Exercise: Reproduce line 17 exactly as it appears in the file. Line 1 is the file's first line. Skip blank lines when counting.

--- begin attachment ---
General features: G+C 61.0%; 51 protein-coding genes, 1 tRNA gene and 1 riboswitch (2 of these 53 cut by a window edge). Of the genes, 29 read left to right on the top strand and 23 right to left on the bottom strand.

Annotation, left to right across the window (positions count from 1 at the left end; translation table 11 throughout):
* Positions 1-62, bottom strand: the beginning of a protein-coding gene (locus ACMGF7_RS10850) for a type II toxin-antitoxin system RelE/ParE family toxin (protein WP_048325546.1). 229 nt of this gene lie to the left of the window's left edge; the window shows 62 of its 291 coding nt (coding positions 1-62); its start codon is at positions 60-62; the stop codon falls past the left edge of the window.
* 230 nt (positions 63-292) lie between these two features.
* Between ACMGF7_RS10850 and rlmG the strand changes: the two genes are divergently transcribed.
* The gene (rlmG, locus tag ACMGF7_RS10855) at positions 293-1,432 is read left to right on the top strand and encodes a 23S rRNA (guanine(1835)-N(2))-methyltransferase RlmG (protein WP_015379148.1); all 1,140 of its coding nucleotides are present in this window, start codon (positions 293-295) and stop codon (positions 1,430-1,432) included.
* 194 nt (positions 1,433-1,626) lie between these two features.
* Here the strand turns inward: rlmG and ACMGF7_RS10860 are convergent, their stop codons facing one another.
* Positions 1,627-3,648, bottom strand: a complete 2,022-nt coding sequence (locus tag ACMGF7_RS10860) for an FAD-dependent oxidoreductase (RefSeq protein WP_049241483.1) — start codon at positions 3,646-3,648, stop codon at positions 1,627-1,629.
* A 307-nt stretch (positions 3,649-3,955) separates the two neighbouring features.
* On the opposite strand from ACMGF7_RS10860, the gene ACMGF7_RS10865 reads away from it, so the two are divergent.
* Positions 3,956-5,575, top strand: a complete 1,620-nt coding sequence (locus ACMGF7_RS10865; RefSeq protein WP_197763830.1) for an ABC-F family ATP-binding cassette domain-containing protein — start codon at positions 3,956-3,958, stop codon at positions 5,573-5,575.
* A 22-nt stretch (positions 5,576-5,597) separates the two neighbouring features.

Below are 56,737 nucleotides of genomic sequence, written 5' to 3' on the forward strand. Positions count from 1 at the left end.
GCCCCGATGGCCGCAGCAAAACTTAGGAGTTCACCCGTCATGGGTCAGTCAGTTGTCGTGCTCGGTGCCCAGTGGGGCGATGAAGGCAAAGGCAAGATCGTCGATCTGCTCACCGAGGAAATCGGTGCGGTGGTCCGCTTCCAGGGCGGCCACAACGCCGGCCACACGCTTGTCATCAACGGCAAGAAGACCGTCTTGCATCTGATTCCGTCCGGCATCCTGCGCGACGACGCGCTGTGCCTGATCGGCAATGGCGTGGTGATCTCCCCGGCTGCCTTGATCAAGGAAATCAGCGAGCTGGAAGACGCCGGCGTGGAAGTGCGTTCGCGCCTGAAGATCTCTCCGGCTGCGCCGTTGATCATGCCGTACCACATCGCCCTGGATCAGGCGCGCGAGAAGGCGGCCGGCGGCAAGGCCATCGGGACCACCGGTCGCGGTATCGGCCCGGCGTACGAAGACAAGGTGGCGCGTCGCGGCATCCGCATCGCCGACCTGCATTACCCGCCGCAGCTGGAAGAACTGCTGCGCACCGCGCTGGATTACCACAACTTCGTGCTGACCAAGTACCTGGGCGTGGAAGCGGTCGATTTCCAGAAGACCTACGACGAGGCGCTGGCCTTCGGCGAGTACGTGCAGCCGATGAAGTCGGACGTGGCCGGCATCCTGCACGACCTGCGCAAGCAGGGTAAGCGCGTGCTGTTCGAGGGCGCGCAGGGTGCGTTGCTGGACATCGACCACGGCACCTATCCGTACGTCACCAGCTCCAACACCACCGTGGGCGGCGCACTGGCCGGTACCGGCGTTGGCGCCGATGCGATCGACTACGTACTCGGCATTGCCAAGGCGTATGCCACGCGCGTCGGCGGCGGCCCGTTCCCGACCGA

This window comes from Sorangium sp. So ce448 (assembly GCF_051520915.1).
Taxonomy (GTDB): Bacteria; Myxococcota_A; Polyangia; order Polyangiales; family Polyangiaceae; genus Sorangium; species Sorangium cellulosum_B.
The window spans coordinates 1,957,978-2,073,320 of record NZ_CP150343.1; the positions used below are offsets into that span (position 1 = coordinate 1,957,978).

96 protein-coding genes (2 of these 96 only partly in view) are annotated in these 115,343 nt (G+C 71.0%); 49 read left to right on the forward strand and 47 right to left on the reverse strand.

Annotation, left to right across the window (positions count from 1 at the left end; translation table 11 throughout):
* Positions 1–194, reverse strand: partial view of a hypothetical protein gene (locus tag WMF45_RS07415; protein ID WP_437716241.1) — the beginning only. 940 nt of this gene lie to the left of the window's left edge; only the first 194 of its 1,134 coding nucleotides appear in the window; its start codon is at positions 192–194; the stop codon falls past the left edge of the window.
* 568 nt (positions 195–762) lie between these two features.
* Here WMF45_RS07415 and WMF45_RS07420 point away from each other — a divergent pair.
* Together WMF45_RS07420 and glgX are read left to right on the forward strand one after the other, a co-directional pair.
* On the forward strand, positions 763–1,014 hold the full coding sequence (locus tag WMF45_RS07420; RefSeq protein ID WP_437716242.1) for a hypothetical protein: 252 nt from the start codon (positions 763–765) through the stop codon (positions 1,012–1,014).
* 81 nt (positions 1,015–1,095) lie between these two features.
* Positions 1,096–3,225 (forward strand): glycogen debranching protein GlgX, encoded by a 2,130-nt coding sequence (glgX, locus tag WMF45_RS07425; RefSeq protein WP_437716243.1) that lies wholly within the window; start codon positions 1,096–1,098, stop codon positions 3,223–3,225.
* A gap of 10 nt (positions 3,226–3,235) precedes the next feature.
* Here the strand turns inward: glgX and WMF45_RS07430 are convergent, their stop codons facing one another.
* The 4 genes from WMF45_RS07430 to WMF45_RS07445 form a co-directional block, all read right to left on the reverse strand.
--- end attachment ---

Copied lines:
Taxonomy (GTDB): Bacteria; Myxococcota_A; Polyangia; order Polyangiales; family Polyangiaceae; genus Sorangium; species Sorangium cellulosum_B.